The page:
Its upload speeds are even worse. Globally, the U.S. ranks 42nd with an average upload speed of 6.31 Mbps, behind Lesotho, Belarus, Slovenia, and other countries you only hear mentioned onJeopardy.
So how did America fall behind? How did the country that literally invented the internet — and the home to world-leading tech companies such as Apple, Microsoft, Netflix, Facebook, Google, and Cisco — fall behind so many others in download speeds?
Susan Crawford argues that “huge telecommunication companies” such as Comcast, Time Warner, Verizon, and AT&T have “divided up markets and put themselves in a position where they’re subject to no competition.”
How? The 1996 Telecommunications Act — which was meant to foster competition — allowed cable companies and telecoms companies to simply divide markets and merge their way to monopoly, allowing them to charge customers higher and higher prices without the kind of investment in internet infrastructure, especially in next-generation fiber optic connections, that is ongoing in other countries. Fiber optic connections offer a particularly compelling example. While expensive to build, they offer faster and smoother connections than traditional copper wire connections. But Verizon stopped building out fiber optic infrastructure in 2010 — citing high costs — just as other countries were getting to work.
We deregulated high-speed internet access 10 years ago and since then we’ve seen enormous consolidation and monopolies… Left to their own devices, companies that supply internet access will charge high prices, because they face neither competition nor oversight. [BBC]
If a market becomes a monopoly, there’s often nothing whatever to force monopolists to invest in infrastructure or improve their service. Of course, in the few places where a new competitor like Google Fiber has appeared, telecoms companies have been spooked and forced to cut prices and improve service in response to the new competition. But that isn’t happening everywhere. It’s very expensive for a new competitor to come into a market, like telecommunications, that has very high barriers to entry. Laying copper wire or fiber optic cable is expensive, and if the incumbent companies won’t grant new competitors access to their infrastructure, then the free market forces of competition don’t work and infrastructure stagnates, even as consumer anger and desire for competition rises due to poor service.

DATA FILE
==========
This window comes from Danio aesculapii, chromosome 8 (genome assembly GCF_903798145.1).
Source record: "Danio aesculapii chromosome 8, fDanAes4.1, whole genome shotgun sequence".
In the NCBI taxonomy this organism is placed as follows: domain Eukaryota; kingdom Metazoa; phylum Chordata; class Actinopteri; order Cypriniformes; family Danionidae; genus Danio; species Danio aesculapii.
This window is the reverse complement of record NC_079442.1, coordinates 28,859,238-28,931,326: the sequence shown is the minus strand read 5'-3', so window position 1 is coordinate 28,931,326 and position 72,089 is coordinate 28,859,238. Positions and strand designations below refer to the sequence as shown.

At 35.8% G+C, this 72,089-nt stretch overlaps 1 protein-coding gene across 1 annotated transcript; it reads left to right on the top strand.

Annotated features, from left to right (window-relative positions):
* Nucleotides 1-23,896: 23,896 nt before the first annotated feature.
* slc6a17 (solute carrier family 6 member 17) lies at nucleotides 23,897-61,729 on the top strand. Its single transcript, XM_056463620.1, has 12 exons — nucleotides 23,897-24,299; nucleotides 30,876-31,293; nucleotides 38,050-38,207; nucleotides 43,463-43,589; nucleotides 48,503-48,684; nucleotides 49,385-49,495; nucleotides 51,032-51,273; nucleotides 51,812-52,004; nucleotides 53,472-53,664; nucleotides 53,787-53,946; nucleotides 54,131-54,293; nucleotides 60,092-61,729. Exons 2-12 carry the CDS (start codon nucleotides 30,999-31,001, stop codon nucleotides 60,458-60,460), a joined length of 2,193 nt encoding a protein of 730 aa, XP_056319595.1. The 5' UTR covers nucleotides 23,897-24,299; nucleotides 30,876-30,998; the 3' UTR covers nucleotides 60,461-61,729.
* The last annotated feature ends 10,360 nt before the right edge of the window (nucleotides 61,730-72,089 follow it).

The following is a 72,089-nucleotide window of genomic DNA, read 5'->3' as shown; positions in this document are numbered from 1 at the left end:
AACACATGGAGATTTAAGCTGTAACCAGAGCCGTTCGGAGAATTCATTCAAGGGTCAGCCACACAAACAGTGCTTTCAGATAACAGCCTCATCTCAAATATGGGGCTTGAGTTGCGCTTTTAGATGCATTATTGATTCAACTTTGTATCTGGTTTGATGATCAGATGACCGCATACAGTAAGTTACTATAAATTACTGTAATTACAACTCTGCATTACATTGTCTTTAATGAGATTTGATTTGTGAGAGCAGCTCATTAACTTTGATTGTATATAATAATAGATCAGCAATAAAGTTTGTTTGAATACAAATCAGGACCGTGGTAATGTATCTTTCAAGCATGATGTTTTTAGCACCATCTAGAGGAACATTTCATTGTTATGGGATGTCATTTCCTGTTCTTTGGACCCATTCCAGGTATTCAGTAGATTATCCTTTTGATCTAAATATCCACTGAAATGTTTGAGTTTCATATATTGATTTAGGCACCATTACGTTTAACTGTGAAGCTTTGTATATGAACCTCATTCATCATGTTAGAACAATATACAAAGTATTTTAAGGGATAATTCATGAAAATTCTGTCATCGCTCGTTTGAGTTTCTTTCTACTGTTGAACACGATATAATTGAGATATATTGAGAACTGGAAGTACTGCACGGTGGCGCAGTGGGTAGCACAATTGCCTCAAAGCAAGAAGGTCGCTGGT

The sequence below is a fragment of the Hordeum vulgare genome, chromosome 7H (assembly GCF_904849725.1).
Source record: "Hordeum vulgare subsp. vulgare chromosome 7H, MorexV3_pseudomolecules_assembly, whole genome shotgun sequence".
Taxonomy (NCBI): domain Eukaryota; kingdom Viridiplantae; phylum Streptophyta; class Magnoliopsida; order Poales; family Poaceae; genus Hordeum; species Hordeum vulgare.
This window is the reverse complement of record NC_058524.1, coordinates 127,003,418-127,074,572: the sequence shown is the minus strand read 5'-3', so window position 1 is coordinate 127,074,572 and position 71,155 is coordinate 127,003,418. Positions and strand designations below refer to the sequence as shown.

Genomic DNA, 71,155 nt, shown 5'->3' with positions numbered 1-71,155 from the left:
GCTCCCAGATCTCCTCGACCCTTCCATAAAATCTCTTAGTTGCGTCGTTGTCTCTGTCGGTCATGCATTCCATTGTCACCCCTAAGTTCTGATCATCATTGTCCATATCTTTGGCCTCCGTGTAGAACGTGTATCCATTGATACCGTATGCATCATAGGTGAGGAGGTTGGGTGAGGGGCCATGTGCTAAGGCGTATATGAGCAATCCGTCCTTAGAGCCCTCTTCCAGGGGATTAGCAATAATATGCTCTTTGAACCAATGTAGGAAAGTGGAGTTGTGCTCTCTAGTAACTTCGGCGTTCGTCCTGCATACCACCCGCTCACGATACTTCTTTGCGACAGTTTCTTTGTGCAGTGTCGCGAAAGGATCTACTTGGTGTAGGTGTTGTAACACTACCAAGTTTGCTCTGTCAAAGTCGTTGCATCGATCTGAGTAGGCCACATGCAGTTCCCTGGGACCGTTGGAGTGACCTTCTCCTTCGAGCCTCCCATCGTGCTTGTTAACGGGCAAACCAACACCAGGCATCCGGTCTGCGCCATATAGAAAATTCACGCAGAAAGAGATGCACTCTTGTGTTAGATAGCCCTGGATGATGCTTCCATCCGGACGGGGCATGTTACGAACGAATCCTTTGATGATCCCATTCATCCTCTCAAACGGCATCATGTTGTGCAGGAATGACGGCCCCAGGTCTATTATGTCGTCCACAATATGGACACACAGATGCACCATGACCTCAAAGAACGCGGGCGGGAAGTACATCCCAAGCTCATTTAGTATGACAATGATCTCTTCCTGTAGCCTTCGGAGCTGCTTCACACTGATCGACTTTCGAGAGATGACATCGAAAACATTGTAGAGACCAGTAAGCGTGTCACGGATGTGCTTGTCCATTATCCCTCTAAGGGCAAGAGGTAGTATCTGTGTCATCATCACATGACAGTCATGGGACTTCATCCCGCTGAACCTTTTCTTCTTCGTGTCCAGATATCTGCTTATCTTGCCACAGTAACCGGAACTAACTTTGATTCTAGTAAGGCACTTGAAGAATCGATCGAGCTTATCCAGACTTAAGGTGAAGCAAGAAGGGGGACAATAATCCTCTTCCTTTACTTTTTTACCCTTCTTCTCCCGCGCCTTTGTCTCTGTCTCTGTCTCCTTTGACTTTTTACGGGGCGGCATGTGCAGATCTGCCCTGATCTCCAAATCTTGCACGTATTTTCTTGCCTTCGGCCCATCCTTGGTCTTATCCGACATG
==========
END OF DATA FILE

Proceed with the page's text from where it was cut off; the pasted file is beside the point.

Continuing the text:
Other countries have done more to ensure that the market is open to competition. A 2006 study comparing the American and South Korean broadband markets concluded:
[T]he South Korean market was able to grow rapidly due to fierce competition in the market, mostly facilitated by the Korean government’s open access rule and policy choices more favorable to new entrants rather than to the incumbents. Furthermore, near monopoly control of the residential communications infrastructure by cable operators and telephone companies manifests itself as relatively high pricing and lower quality in the U.S. [Professor Richard Taylor and Eun-A Park viaAcademic.edu]
And the gap between the U.S. and Korea has only grown wider since then.
The idea of a regulated market being more conducive to competition may be alien to free market ideologues, but telecoms and internet is a real world example of deregulation leading to monopolization instead of competition in lots of markets.
The Obama administration is trying to undercut the whole mess by building new publicly-fundedwireless networks to offer fast 4G internet across the U.S. Whether this public investment will really prove effective at bringing internet competition to monopolized markets — and nudging the highly profitable private companies like Time Warner and Comcast into improving their services — remains to be seen.
So, many — including Crawford and others — are now calling for stronger regulation of the existing market. At The New Yorker, John Cassidy argued last month:
What we need is a new competition policy that puts the interests of consumers first, seeks to replicate what other countries have done, and treats with extreme skepticism the arguments of monopoly incumbents such as Comcast and Time Warner Cable. [The New Yorker]
But he’s skeptical we’ll get it, noting that: “The new head of the Federal Communications Commission, Tom Wheeler, is a former lobbyist for two sets of vested interests: the cell-phone operators and, you guessed it, the cable companies.”